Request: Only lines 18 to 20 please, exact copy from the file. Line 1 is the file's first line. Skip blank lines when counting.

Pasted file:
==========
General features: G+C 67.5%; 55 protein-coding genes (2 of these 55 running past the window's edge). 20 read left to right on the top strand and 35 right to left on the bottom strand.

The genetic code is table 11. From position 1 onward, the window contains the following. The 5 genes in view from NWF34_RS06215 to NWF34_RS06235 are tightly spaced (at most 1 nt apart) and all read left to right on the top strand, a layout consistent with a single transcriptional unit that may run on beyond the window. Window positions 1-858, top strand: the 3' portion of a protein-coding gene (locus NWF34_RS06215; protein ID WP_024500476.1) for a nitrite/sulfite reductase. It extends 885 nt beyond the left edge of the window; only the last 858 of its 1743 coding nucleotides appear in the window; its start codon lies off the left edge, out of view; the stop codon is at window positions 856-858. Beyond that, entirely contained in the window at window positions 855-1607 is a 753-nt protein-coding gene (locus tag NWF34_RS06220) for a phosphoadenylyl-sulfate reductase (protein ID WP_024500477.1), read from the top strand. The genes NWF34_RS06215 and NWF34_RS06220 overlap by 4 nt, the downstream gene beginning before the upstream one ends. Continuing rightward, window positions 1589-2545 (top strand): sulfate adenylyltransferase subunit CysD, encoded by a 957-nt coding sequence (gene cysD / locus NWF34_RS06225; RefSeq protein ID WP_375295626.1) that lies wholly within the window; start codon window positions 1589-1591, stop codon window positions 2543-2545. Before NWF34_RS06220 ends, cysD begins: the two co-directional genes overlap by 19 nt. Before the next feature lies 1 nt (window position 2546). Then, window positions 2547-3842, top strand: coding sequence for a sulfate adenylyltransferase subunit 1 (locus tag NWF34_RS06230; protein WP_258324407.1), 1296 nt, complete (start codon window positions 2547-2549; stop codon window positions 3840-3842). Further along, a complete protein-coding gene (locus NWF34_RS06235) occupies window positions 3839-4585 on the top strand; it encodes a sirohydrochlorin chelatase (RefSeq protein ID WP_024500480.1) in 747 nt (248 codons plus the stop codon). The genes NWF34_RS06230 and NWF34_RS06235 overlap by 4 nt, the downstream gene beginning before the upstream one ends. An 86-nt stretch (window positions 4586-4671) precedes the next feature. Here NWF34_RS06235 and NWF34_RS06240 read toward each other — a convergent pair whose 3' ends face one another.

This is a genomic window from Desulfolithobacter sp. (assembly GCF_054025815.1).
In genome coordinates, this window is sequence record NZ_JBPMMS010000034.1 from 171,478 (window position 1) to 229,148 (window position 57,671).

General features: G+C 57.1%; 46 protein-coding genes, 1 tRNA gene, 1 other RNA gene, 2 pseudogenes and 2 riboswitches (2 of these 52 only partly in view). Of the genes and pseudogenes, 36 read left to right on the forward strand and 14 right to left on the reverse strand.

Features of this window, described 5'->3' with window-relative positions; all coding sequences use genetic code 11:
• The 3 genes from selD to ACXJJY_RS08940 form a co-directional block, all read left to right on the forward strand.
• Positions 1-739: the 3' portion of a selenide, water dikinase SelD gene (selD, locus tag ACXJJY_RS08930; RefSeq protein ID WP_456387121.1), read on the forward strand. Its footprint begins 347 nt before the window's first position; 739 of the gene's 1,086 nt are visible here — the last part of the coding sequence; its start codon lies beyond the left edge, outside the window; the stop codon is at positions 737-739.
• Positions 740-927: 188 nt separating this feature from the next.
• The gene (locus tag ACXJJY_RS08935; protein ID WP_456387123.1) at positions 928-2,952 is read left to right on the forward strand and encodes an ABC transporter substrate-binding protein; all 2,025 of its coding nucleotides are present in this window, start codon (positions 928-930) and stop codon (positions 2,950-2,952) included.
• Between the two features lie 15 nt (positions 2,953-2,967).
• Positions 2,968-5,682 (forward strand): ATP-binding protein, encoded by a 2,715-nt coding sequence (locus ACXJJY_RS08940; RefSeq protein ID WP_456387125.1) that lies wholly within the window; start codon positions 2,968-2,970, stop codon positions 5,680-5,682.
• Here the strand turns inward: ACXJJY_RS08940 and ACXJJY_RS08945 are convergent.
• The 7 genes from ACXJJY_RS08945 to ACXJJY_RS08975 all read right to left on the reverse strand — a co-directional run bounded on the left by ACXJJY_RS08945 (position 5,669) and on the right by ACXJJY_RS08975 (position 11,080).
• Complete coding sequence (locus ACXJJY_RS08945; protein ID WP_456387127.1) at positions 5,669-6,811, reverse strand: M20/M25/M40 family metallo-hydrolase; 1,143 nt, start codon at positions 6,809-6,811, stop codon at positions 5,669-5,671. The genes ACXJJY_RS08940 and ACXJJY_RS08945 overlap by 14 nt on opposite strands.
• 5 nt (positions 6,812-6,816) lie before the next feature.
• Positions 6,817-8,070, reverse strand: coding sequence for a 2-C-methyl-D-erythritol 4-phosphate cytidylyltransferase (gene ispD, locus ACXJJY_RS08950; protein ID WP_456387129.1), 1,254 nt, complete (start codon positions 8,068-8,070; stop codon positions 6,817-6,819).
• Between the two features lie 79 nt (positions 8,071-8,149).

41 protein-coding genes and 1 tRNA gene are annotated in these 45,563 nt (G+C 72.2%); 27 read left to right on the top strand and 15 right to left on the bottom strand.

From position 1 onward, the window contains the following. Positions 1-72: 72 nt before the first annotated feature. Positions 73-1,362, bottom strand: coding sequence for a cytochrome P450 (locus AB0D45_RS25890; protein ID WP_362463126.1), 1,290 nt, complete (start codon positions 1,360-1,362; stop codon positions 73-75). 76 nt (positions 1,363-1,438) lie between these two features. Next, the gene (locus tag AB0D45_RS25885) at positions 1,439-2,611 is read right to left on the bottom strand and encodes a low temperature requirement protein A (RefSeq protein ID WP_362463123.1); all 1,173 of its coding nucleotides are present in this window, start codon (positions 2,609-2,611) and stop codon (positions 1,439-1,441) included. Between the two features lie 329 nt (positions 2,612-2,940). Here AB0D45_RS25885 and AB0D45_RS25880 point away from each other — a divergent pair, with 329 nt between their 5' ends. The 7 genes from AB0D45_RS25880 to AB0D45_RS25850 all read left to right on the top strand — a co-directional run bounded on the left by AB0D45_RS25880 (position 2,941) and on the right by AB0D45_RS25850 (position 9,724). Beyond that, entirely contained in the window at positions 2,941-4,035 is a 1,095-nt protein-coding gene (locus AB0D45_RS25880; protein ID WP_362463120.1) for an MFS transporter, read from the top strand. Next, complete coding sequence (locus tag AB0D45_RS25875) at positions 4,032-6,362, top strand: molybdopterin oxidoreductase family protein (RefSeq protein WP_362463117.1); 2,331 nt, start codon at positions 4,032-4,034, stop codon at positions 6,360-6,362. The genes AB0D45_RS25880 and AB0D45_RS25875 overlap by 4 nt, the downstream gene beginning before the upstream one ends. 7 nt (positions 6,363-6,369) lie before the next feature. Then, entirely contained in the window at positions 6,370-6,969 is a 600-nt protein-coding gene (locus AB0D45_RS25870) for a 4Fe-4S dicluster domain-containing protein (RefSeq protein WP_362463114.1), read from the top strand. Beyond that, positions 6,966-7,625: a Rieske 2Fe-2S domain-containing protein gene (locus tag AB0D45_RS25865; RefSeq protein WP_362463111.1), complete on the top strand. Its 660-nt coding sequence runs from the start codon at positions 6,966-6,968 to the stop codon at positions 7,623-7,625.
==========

• Between the two features lie 79 nt (positions 8,071-8,149).

41 protein-coding genes and 1 tRNA gene are annotated in these 45,563 nt (G+C 72.2%); 27 read left to right on the top strand and 15 right to left on the bottom strand.

From position 1 onward, the window contains the following. Positions 1-72: 72 nt before the first annotated feature. Positions 73-1,362, bottom strand: coding sequence for a cytochrome P450 (locus AB0D45_RS25890; protein ID WP_362463126.1), 1,290 nt, complete (start codon positions 1,360-1,362; stop codon positions 73-75). 76 nt (positions 1,363-1,438) lie between these two features. Next, the gene (locus tag AB0D45_RS25885) at positions 1,439-2,611 is read right to left on the bottom strand and encodes a low temperature requirement protein A (RefSeq protein ID WP_362463123.1); all 1,173 of its coding nucleotides are present in this window, start codon (positions 2,609-2,611) and stop codon (positions 1,439-1,441) included. Between the two features lie 329 nt (positions 2,612-2,940). Here AB0D45_RS25885 and AB0D45_RS25880 point away from each other — a divergent pair, with 329 nt between their 5' ends. The 7 genes from AB0D45_RS25880 to AB0D45_RS25850 all read left to right on the top strand — a co-directional run bounded on the left by AB0D45_RS25880 (position 2,941) and on the right by AB0D45_RS25850 (position 9,724). Beyond that, entirely contained in the window at positions 2,941-4,035 is a 1,095-nt protein-coding gene (locus AB0D45_RS25880; protein ID WP_362463120.1) for an MFS transporter, read from the top strand. Next, complete coding sequence (locus tag AB0D45_RS25875) at positions 4,032-6,362, top strand: molybdopterin oxidoreductase family protein (RefSeq protein WP_362463117.1); 2,331 nt, start codon at positions 4,032-4,034, stop codon at positions 6,360-6,362. The genes AB0D45_RS25880 and AB0D45_RS25875 overlap by 4 nt, the downstream gene beginning before the upstream one ends. 7 nt (positions 6,363-6,369) lie before the next feature. Then, entirely contained in the window at positions 6,370-6,969 is a 600-nt protein-coding gene (locus AB0D45_RS25870) for a 4Fe-4S dicluster domain-containing protein (RefSeq protein WP_362463114.1), read from the top strand. Beyond that, positions 6,966-7,625: a Rieske 2Fe-2S domain-containing protein gene (locus tag AB0D45_RS25865; RefSeq protein WP_362463111.1), complete on the top strand. Its 660-nt coding sequence runs from the start codon at positions 6,966-6,968 to the stop codon at positions 7,623-7,625.